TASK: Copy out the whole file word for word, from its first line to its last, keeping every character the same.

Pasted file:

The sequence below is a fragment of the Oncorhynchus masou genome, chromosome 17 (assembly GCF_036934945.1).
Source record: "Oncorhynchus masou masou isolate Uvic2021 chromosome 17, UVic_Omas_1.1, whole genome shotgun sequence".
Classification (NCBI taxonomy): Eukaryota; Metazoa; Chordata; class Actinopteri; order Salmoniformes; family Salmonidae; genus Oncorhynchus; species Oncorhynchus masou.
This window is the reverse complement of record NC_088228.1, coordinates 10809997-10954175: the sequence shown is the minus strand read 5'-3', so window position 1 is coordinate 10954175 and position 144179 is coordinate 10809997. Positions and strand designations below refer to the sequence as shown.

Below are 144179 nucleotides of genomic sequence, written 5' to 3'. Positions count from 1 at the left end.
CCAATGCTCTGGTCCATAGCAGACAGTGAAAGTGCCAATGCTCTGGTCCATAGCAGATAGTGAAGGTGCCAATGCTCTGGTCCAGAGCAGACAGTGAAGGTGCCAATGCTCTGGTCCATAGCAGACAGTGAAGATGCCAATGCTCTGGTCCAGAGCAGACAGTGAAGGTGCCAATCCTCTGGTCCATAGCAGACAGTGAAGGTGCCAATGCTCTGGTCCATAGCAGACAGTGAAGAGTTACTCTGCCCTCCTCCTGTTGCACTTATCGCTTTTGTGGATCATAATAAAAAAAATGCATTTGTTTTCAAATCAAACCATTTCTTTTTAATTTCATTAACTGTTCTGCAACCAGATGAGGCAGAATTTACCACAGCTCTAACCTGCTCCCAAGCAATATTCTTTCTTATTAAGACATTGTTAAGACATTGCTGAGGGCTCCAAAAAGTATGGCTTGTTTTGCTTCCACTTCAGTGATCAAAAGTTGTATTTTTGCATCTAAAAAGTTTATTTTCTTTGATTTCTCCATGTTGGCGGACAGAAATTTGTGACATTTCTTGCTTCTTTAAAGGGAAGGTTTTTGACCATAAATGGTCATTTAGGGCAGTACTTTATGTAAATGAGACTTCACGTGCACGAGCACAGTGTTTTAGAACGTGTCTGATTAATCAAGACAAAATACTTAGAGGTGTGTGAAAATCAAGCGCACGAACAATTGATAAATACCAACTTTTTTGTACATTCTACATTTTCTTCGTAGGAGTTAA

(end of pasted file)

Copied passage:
The sequence below is a fragment of the Oncorhynchus masou genome, chromosome 17 (assembly GCF_036934945.1).
Source record: "Oncorhynchus masou masou isolate Uvic2021 chromosome 17, UVic_Omas_1.1, whole genome shotgun sequence".
Classification (NCBI taxonomy): Eukaryota; Metazoa; Chordata; class Actinopteri; order Salmoniformes; family Salmonidae; genus Oncorhynchus; species Oncorhynchus masou.
This window is the reverse complement of record NC_088228.1, coordinates 10809997-10954175: the sequence shown is the minus strand read 5'-3', so window position 1 is coordinate 10954175 and position 144179 is coordinate 10809997. Positions and strand designations below refer to the sequence as shown.

Below are 144179 nucleotides of genomic sequence, written 5' to 3'. Positions count from 1 at the left end.
CCAATGCTCTGGTCCATAGCAGACAGTGAAAGTGCCAATGCTCTGGTCCATAGCAGATAGTGAAGGTGCCAATGCTCTGGTCCAGAGCAGACAGTGAAGGTGCCAATGCTCTGGTCCATAGCAGACAGTGAAGATGCCAATGCTCTGGTCCAGAGCAGACAGTGAAGGTGCCAATCCTCTGGTCCATAGCAGACAGTGAAGGTGCCAATGCTCTGGTCCATAGCAGACAGTGAAGAGTTACTCTGCCCTCCTCCTGTTGCACTTATCGCTTTTGTGGATCATAATAAAAAAAATGCATTTGTTTTCAAATCAAACCATTTCTTTTTAATTTCATTAACTGTTCTGCAACCAGATGAGGCAGAATTTACCACAGCTCTAACCTGCTCCCAAGCAATATTCTTTCTTATTAAGACATTGTTAAGACATTGCTGAGGGCTCCAAAAAGTATGGCTTGTTTTGCTTCCACTTCAGTGATCAAAAGTTGTATTTTTGCATCTAAAAAGTTTATTTTCTTTGATTTCTCCATGTTGGCGGACAGAAATTTGTGACATTTCTTGCTTCTTTAAAGGGAAGGTTTTTGACCATAAATGGTCATTTAGGGCAGTACTTTATGTAAATGAGACTTCACGTGCACGAGCACAGTGTTTTAGAACGTGTCTGATTAATCAAGACAAAATACTTAGAGGTGTGTGAAAATCAAGCGCACGAACAATTGATAAATACCAACTTTTTTGTACATTCTACATTTTCTTCGTAGGAGTTAA